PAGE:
I love photography. Even though I have spent a great deal of money investing in quality equipment I know it is not the be-all and end-all. I have also put in a great deal of time, effort and money into learning the craft of photography, along with a lifetime of general art experience, and I still have a ton to learn and experience.
As many of us have probably seen, it is quite possible for an amateur with the latest and greatest equipment to make terrible photographs if there is no foundation of art composition and a general technical understanding of his tools (and surely I have done this myself). It is also quite possible for an experienced artist to make an exceptional image with mediocre tools. This is why you don’t say to a photographer, “Your camera takes such nice pictures!” That’s giving way too much credit to an inanimate object! As great as the advances in modern technology are, it’s the photographer who makes the difference.
So, when I say I love photography, I don’t just mean that I get excited about camera equipment; it means that I find something special and magical about the still image. Photography allows you to document an important moment, reimagine reality to create your own story, or abstract reality for no purpose other than creating a pleasing aesthetic. Having nice equipment allows me a great deal of creative control over my images and captures them at a high resolution that will reproduce nicely in print. The downside of spending thousands of dollars on nice equipment is that it is impossible to always have it with me (either because of the weight, bulkiness or financial liability). So, when I’m going about my daily life and I notice a pleasing scene that I’d like to capture and my expensive DSLR camera is packed away at home it does me no good to own it at that moment.
Photographer Chase Jarvis said, “The best camera is the one you have with you” and I embrace that philosophy wholeheartedly. Enter the iPhone (or Samsung Galaxy or HTC or pocket-sized point-and-shoot camera, etc.). My iPhone plays just as big a role in my creative growth and experiences as my $3,500 DSLR camera simply because it is always with me. If not for this handy little pocket camera I wouldn’t create half as much art as I do on a weekly basis. Too many photographers put more emphasis on their equipment and what it can or can’t do rather than investing energy into furthering their vision and skill. Many also spend too much of their time on internet forums bragging about their equipment, arguing about technical specs or criticizing the “other brand,” and not enough time actually getting out from behind the keyboard to experience life and create images.
The low resolution images I create with my iPhone may not be fantastic but as a tool my phone provides many opportunities for creative expression on a daily basis. I started this blog two-and-a-half years ago for the very purpose of facilitating a frequent creative outlet. There are times when I am just inspired to create and knowing that I have only to reach into my pocket and retrieve my phone to make that inspiration into art is a great thing. Sometimes I notice something quirky or inexplicably fascinating to me that I want to capture and share even though I don’t ever plan on selling it as a print or putting it in my portfolio. It’s about the equivalent of an artist carrying around a sketch pad. These “sketches” (for lack of a better term) that I create with my iPhone may be short-lived posts to Instagram or Facebook, seen by a few dozen people, or they may be ideas that I build on and think about for awhile before returning to the scene to recreate them with my DSLR camera in tow. Certainly, there are also those shots that just “fit” best as low-resolution images with quirky faux-vintage filters applied to them and I’m content to let them remain as such. In any case, it’s the camera that you have with you that makes it possible to create.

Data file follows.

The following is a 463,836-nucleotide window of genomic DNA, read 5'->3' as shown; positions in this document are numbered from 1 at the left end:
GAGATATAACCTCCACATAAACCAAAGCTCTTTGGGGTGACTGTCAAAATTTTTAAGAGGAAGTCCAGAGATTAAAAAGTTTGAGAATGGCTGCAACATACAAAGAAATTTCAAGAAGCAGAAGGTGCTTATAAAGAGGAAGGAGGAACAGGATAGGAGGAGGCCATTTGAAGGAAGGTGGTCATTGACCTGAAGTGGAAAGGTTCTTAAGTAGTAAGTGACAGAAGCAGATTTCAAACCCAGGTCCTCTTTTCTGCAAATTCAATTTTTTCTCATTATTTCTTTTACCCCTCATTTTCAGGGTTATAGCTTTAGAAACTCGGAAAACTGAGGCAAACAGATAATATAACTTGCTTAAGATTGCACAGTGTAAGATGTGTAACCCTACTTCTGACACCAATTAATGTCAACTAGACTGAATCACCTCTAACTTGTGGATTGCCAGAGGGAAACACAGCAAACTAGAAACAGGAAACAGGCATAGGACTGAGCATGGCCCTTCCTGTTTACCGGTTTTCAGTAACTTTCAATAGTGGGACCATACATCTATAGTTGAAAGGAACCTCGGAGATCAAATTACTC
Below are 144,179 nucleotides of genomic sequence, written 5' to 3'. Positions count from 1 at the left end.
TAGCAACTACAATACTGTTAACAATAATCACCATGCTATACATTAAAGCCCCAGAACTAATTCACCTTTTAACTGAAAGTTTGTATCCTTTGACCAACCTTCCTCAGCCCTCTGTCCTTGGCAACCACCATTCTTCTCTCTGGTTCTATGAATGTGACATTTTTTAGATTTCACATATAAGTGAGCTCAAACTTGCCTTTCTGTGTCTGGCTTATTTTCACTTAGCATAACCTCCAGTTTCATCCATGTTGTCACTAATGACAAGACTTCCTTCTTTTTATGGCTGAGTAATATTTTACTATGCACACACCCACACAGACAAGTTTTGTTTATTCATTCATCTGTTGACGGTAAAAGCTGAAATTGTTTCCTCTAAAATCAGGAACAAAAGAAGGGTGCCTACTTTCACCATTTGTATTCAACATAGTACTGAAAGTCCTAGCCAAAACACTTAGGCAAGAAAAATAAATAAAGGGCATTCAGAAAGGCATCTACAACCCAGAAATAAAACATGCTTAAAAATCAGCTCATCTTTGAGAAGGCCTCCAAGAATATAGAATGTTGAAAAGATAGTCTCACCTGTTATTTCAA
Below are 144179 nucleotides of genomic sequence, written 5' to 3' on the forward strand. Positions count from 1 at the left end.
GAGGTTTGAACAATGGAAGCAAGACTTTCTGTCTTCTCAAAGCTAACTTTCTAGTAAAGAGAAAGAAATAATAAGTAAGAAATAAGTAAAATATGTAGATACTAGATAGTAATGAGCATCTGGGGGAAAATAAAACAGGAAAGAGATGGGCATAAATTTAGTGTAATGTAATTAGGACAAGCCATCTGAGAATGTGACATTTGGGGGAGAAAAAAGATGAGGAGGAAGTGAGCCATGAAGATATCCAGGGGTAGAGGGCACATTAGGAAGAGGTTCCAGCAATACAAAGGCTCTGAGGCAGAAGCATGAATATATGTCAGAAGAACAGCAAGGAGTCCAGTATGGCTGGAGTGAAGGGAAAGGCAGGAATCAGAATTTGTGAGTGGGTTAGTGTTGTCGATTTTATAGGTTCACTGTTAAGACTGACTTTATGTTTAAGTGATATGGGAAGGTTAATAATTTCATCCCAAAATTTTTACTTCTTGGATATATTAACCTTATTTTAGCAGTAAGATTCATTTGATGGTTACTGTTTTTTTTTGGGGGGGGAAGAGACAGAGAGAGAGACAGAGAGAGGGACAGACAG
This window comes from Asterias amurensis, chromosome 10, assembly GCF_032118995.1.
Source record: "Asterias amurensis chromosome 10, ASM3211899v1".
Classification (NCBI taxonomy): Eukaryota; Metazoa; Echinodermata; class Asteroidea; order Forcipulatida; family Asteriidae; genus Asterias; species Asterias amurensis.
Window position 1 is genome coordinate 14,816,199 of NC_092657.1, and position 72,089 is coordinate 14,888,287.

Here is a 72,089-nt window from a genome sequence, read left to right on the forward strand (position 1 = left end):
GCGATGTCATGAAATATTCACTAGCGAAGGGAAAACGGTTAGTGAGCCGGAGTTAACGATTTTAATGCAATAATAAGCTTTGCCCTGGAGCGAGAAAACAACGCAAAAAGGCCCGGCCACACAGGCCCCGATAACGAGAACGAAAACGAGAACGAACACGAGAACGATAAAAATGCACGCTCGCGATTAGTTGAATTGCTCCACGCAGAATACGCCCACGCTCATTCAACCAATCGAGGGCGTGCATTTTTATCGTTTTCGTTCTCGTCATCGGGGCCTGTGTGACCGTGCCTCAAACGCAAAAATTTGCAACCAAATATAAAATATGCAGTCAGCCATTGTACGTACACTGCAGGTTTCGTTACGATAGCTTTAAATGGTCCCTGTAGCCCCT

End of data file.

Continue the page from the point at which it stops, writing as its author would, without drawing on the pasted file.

This picture was taken last week when I took my wife to the spa for a couples massage. It was one of those moments where I looked up, saw potential for a nice image and was glad I had the means to capture it. I thought to myself, “wow, she looks beautiful.” The combination of her style, beauty, the artsy magazine cover and the gaudy leather sofa all came together nicely to create an image that I think is timeless. The focus is soft and the image is grainy because it was taken on my iPhone but it is better than letting that moment of inspiration go by unrealized. This image won’t be part of my portfolio but it preserved a memory for me and my wife and may very well serve as inspiration for a future photograph that could end up in my portfolio.
Image created with iPhone 4. Edited with the following iPhone apps: Snapseed (general exposure, desaturation and tonal adjustment), TouchRetouch (blemish removal), Photoshop Express (noise reduction), Image Blender (layer masking).
© 2013 Johnny Kerr Photography